The reason why one does not find clear expressions of the argument for non-partisanship in the speakership, it seems to me, is that the conclusion is so arguable. Instead one finds wonderfully articulate declarations of the need for impartiality, like the following by Horace King, Speaker at Westminster from 1965 to 1971:

...after a long period of evolution, the impartiality of the modern Speaker has become almost mathematical – certainly beyond doubt or question.

And this the British Parliament believes to be right – that, while the House of Commons is a place where, rightly, the fiercest controversy takes place, it shall take place within an ambit of mutual respect for each other’s personal honour, for ordered and regular procedure, and for the protection of all opinions, even those of the smallest minority. And because this conception lies at the heart of parliamentary democracy, Parliament selects one of its Members, divests him of his political past, and hands over to him the dignity and authority to preserve this fundamental idea.7

This is perhaps the most eloquent and reasoned explanation I can find for the notion the Speaker must be non-partisan. Still, it does not argue the case. And indeed, nobody seems to do so. Instead, we encounter the assumption that one cannot be a member and supporter of a political party and at the same time be capable of impartiality. The following statement about Westminster will make my point:

What is...indisputable is the total impartiality of the Speaker once he has been elected. Once in the Chair he becomes in the truest sense a House of Commons man. He sheds all his party affiliations and dedicates himself exclusively to the impartial discharge of his functions. It is inconceivable today that any Speaker would ever be consciously partisan. He might err in a ruling or in his judgement; he might yield to the pressure of an aggressive Member arguing a point of order; but his every action and decision would be motivated by a zealous regard for impartiality and fair play. 8

Presumably, to continue this line of logic, if you are a member of a political party you cannot have any regard for impartiality and fair play.

I suspect that the quintessential case for non-partisanship in speakership is really about perception. It is Speaker Onslow who is credited with articulating the principle that the Speaker must not only be impartial, but must be perceived to be so – rather like Caesar’s wife and blind Justice. Onslow was responding to a particular time and particular circumstances when, as one author has so memorably puts it, "the attainment of political power depended not so much on reaching for the stars as on raking through the dung".9 And I doubt even the most jaundiced and jaded would seriously argue that case today.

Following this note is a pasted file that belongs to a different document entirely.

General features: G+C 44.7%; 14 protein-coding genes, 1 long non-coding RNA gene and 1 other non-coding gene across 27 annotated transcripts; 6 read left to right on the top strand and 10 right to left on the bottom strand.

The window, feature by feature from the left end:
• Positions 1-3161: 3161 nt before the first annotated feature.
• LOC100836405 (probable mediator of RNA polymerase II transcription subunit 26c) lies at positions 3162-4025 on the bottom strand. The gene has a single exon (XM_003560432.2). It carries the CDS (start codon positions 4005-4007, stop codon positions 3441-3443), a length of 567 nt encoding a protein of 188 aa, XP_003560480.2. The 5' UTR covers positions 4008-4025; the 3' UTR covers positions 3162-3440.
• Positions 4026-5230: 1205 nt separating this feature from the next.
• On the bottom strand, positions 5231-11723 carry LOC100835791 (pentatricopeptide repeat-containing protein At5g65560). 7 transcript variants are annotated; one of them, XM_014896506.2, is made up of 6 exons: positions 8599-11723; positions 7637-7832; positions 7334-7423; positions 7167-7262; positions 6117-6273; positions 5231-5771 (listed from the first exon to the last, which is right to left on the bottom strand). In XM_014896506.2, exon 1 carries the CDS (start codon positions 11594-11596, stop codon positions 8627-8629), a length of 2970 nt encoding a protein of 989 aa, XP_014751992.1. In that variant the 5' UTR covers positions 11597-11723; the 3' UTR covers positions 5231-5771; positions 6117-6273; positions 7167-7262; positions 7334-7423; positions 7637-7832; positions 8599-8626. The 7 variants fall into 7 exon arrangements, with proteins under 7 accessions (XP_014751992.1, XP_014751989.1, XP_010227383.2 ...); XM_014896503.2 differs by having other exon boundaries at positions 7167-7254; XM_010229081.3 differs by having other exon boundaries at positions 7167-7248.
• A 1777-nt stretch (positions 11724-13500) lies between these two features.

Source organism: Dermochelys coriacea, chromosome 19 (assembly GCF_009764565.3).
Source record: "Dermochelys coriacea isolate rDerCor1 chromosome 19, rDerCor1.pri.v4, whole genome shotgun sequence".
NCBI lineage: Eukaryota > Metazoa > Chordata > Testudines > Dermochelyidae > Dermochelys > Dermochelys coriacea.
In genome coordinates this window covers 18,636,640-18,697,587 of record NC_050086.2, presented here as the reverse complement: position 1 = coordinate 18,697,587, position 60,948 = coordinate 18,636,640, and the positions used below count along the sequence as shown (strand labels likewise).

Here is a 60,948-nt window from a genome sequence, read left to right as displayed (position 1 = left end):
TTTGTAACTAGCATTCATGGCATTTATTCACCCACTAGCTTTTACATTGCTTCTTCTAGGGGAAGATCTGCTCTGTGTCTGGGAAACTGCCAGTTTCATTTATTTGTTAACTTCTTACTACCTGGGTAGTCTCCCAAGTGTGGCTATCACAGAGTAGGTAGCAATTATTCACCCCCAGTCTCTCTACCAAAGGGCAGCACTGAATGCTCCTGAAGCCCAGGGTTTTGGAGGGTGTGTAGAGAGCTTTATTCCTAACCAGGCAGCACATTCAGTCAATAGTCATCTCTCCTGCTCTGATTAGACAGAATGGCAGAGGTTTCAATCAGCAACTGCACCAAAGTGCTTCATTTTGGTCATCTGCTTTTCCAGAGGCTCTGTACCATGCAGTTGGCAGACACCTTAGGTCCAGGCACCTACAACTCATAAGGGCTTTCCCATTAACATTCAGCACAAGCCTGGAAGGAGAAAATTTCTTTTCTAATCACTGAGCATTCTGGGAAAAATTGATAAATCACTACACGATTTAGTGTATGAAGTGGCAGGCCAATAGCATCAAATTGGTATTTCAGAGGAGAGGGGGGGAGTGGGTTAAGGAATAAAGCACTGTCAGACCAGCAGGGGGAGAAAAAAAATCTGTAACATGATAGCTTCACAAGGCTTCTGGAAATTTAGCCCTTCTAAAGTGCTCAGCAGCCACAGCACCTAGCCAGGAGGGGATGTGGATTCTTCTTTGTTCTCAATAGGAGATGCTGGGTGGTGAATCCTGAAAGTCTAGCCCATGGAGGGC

It seems to me that one’s behaviour in the Chair and in the exercise of one’s other duties as Speaker should be sufficient to combat any question of partisanship.

In short, the notion that one cannot be impartial as Speaker unless one severs all partisan connections does not seem to me to be supportable. The argument that membership in and connection with a political party thereby renders one incapable of impartiality is a non sequitur.

One reason I think the mythology of non-partisanship needs to be challenged in the parliaments of this country, and perhaps in other Commonwealth parliaments as well, is that the Speakers in Canadian parliaments, and certainly in some other Commonwealth parliaments, do not have the same status as their counterparts in Westminster.

Many have written on the "Westminster Convention," as it is sometimes known, but the key point for my purposes is that the Speaker at Westminster is re-elected without serious opposition for as long as he or she chooses to hold the office. Despite various efforts by various Speakers in various legislatures in Canada, the idea has not exactly captured the imagination of Canadians.

In an essay published in 1976, Phillip Laundy noted that the concept of total political independence, though "much admired" in Canada, has, for practical reasons, "not been widely emulated in the legislative jurisdictions of this country."10 And in a more recent book, he effectively dismisses the issue of non-partisanship as of little importance.

One of the issues addressed in this book is the political status of the Speaker. The fact that he himself may have political attachments is not in itself important, provided he is able to distinguish between a party allegiance and his duty to Parliament.11

I think he is quite right, and it is my view that the concept of a non-partisan Speaker is perhaps extra baggage that ought to be thrown overboard. It is an extra and unnecessary burden.

Probably the most frank and ingenuous analysis of the predicament for Speakers outside Westminster is provided by the former Speaker of the Fijian House of Representatives, Tomasi Vakatora. In an essay written in 1986 he pushes very hard indeed against the restraints of non-partisanship.